Greely Myatt: Balloons for Le Bonheur
Location: Clinic Waiting Area
Underwriting Cost: $20,000
Local artist Greely Myatt was green before it was cool.
“I love to recycle,” he said. “I believe the job of an artist is to look at one thing and see something else.”
When Myatt was commissioned for a large installation in the new Le Bonheur Children’s Hospital, he brought his artistic viewpoint and decades of experience with him. He even managed to recycle materials from the old hospital for his piece “Balloons for Le Bonheur.”
Myatt was given 36 feet to cover, and the flexibility to work beyond the main wall of the heart and neuro clinic waiting room. He decided that instead of one gigantic piece of art, he would create several small sculptures to establish what he called a more “environmental” situation.
He began sculpting found materials (including wood from Libertyland) to resemble cartoon speaking balloons, a signature of his. The balloons also reference the first grand opening ceremony of Le Bonheur Children’s in 1952, when balloons with keys were released to symbolize that no child would be turned away from care, regardless of ability to pay. Myatt worked with the original graphics on the old wood, including a toy-truck that had been painted on a child’s dresser, and a bright-red heart.
The found material was laminated on birch plywood, cut and assembled into clusters. Using a bracket system, the bundles were floated off the wall to make the art pop.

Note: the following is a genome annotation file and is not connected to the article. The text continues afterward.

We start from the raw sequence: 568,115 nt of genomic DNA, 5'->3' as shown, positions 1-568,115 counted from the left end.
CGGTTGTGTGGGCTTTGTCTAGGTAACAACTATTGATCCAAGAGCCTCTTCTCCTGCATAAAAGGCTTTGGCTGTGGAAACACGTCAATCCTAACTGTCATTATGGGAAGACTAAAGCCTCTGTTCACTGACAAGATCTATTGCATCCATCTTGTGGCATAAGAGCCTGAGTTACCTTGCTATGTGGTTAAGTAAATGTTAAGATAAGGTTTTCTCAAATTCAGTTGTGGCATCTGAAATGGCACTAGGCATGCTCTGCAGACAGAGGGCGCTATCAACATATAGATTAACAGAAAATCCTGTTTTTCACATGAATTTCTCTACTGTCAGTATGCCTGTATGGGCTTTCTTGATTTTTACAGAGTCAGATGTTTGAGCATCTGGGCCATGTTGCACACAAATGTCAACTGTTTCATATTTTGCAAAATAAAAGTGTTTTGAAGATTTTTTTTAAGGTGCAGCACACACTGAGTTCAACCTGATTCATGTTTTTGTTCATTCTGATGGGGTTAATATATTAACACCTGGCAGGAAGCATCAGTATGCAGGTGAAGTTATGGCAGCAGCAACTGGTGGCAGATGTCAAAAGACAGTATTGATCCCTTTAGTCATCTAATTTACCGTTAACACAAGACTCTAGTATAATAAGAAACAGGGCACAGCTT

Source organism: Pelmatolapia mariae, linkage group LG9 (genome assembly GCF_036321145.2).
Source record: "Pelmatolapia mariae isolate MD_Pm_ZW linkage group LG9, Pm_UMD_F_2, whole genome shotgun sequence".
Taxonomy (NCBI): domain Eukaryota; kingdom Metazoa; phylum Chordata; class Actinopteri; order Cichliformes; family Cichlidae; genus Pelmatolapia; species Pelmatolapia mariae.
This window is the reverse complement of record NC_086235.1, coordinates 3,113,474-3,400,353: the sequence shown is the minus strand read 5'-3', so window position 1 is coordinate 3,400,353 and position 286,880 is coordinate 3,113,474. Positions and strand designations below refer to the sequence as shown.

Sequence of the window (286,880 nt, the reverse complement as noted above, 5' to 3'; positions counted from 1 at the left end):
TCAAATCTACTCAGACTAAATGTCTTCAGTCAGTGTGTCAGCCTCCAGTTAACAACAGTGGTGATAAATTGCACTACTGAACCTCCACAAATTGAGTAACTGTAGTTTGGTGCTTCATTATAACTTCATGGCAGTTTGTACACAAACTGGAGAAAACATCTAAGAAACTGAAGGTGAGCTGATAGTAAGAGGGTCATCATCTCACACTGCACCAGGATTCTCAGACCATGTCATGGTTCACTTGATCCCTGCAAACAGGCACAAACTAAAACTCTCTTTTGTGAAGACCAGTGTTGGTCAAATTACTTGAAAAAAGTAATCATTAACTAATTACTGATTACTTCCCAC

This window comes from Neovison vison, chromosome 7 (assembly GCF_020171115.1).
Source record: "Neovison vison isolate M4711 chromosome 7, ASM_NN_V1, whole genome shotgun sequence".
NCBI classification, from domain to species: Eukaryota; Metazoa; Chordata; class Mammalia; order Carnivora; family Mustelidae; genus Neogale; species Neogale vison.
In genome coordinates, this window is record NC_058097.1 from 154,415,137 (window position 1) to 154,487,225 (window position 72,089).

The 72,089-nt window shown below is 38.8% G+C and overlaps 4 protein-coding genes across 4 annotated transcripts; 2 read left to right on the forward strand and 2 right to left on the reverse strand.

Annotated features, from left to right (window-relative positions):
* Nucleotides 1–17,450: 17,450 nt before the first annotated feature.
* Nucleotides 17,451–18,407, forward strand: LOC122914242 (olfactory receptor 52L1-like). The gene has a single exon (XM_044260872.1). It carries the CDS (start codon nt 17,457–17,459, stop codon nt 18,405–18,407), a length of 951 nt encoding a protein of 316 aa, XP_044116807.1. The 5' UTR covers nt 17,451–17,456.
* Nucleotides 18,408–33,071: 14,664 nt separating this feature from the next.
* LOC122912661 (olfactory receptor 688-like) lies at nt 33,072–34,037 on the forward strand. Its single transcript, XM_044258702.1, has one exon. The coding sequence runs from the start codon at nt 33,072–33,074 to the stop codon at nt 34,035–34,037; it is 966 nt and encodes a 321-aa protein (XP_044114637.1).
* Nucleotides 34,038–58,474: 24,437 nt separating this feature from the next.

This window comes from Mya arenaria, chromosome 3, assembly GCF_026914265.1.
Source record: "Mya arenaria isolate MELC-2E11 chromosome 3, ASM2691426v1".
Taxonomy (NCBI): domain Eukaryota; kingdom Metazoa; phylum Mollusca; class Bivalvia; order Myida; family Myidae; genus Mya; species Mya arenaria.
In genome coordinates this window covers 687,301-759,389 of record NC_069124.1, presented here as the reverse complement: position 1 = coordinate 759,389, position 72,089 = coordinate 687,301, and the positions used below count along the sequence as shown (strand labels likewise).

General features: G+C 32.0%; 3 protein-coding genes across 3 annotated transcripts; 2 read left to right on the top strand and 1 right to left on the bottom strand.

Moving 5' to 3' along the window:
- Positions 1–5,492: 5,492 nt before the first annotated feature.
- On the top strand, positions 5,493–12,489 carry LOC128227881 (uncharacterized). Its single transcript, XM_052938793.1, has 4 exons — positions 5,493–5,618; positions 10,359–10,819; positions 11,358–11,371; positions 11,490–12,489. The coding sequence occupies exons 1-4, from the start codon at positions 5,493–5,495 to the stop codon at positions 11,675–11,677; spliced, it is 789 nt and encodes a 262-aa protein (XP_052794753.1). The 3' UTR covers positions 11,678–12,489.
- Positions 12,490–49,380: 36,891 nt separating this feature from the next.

“The bracketing gets them into the air,” where dialogue and balloons both belong, said Myatt.
Originally from Aberdeen, Mississippi, Myatt lives and works as a sculptor in Memphis. He received his BFA from Delta State University in Cleveland, Miss., in 1975 and his MFA from the University of Mississippi, in Oxford in 1980. Myatt is currently a professor of art at the University of Memphis and associate chair of the Department of Art.
Myatt's sculptures and installations have been exhibited in more than 25 solo shows and numerous group exhibitions across the United States, Europe and Japan. He has received grants and fellowships from the Tennessee Arts Commission, the University of Memphis, the University of Georgia, and Alternate Roots, Atlanta. Myatt received the 1994 Mississippi Arts and Letters Visual Arts Award and served as an exchange artist to Israel in 1998. He is represented by David Lusk Gallery in Memphis and Sandler Hudson Gallery in Atlanta.
“I think art is for the spirit,” said Myatt. “I think it helps us get through; it softens our lives. For me, personally, it’s what I do, so I couldn’t live without it.”
Myatt said he would like to see his empty speech bubbles fill with the words of patients and families who enter the new hospital.
“For Le Bonheur, what I’m trying to do is take people’s minds off of what they are there for and to give them something to think about,” he said. “The meaning of this work is left up to the viewers to project their own thoughts and hopefully it becomes their voice.”
If you would like to inquire about underwriting this or any of the other pieces in the Le Bonheur Children's Hospital Art Collection, please call the Le Bonheur Children's Hospital Foundation at 901-287-6308.